Flocks of sheep take over central Madrid during annual migration

Central Madrid rang to the sound of sheep bells on Sunday (October 24) as shepherds guided their flocks through the heart of the Spanish capital following ancient migration routes.

Locals lined the route to welcome back the traditional spectacle, which was cancelled last year because of the COVID-19 pandemic.

The event, which started in 1994, allows shepherds to exercise their right to use traditional routes to migrate their livestock from northern Spain to more southerly pastures for winter grazing.

Shepherd Miguel Gonzalez, 52, has worked almost his entire life with the animals and said he was proud to support the traditional migration.

"We are reclaiming the Royal cattle routes that are old paths that were used to take cattle across Spain. From Castilla Leon to Extremadura and even down to Andalucia. They were paths where the cattle were taken. This is what the Royal cattle routes are. So we come here to Madrid every year to do the festivity of the migration and we like to come and support it," he said while guiding the sheep.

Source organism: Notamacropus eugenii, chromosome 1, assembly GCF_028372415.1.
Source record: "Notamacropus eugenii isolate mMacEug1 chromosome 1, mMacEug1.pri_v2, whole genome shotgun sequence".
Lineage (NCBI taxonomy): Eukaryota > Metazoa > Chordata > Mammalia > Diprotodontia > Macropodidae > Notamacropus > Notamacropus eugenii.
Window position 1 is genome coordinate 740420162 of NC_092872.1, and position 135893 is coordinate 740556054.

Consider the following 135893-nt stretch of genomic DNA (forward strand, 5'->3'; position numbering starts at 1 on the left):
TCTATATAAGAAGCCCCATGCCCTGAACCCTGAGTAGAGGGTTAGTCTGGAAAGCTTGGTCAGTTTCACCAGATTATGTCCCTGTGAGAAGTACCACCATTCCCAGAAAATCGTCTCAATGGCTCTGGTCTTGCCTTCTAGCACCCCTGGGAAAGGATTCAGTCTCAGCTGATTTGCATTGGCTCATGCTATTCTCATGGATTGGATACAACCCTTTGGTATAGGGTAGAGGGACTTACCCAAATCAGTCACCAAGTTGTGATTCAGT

The route would have taken them through quiet countryside a few centuries ago, but today sees them traverse the busy city centre of Madrid.

"Marvelous, I come every year and it's the first time I have come with my child and he had a great time," said Graciela Gonzalez, 39.

The sheep walked to the sound of their jangling neck bells. Shepherds dressed in traditional dress accompanied their flocks with music and dancing.

Children more used to seeing traffic jams than herds of sheep on the city streets enjoyed the opportunity to get up close to the animals.

"We can sometimes touch them," said Carmen Iglesias, 8 who was watching with her dad and younger sister Noa, 6.

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